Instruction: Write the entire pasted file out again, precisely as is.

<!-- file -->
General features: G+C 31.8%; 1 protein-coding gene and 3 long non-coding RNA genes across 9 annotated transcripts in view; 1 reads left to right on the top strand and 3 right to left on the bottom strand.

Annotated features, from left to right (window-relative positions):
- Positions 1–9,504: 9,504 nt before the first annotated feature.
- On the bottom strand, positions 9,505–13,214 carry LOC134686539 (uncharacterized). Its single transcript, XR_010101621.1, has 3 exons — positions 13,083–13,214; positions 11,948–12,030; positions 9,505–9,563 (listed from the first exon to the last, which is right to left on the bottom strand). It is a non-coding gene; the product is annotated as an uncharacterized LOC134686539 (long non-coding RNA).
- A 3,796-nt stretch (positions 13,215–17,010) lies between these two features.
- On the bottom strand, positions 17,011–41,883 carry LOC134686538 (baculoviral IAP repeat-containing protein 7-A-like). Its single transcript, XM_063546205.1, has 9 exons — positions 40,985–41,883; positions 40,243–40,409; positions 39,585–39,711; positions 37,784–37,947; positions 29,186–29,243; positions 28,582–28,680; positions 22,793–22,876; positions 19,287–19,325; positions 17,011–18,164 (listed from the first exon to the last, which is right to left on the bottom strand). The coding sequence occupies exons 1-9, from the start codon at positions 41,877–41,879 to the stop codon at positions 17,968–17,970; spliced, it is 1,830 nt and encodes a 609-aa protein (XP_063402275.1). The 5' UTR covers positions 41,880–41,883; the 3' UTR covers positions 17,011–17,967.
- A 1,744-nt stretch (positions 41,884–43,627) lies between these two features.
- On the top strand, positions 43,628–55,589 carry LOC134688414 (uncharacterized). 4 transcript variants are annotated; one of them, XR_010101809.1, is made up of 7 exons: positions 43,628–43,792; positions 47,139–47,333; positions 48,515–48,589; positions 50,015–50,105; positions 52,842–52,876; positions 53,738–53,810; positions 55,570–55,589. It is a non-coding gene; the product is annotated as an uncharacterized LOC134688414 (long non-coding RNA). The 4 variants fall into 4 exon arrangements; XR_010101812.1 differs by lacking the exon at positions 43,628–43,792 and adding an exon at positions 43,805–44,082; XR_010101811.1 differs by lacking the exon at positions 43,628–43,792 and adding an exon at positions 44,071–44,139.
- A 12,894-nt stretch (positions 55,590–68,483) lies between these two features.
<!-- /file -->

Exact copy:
General features: G+C 31.8%; 1 protein-coding gene and 3 long non-coding RNA genes across 9 annotated transcripts in view; 1 reads left to right on the top strand and 3 right to left on the bottom strand.

Annotated features, from left to right (window-relative positions):
- Positions 1–9,504: 9,504 nt before the first annotated feature.
- On the bottom strand, positions 9,505–13,214 carry LOC134686539 (uncharacterized). Its single transcript, XR_010101621.1, has 3 exons — positions 13,083–13,214; positions 11,948–12,030; positions 9,505–9,563 (listed from the first exon to the last, which is right to left on the bottom strand). It is a non-coding gene; the product is annotated as an uncharacterized LOC134686539 (long non-coding RNA).
- A 3,796-nt stretch (positions 13,215–17,010) lies between these two features.
- On the bottom strand, positions 17,011–41,883 carry LOC134686538 (baculoviral IAP repeat-containing protein 7-A-like). Its single transcript, XM_063546205.1, has 9 exons — positions 40,985–41,883; positions 40,243–40,409; positions 39,585–39,711; positions 37,784–37,947; positions 29,186–29,243; positions 28,582–28,680; positions 22,793–22,876; positions 19,287–19,325; positions 17,011–18,164 (listed from the first exon to the last, which is right to left on the bottom strand). The coding sequence occupies exons 1-9, from the start codon at positions 41,877–41,879 to the stop codon at positions 17,968–17,970; spliced, it is 1,830 nt and encodes a 609-aa protein (XP_063402275.1). The 5' UTR covers positions 41,880–41,883; the 3' UTR covers positions 17,011–17,967.
- A 1,744-nt stretch (positions 41,884–43,627) lies between these two features.
- On the top strand, positions 43,628–55,589 carry LOC134688414 (uncharacterized). 4 transcript variants are annotated; one of them, XR_010101809.1, is made up of 7 exons: positions 43,628–43,792; positions 47,139–47,333; positions 48,515–48,589; positions 50,015–50,105; positions 52,842–52,876; positions 53,738–53,810; positions 55,570–55,589. It is a non-coding gene; the product is annotated as an uncharacterized LOC134688414 (long non-coding RNA). The 4 variants fall into 4 exon arrangements; XR_010101812.1 differs by lacking the exon at positions 43,628–43,792 and adding an exon at positions 43,805–44,082; XR_010101811.1 differs by lacking the exon at positions 43,628–43,792 and adding an exon at positions 44,071–44,139.
- A 12,894-nt stretch (positions 55,590–68,483) lies between these two features.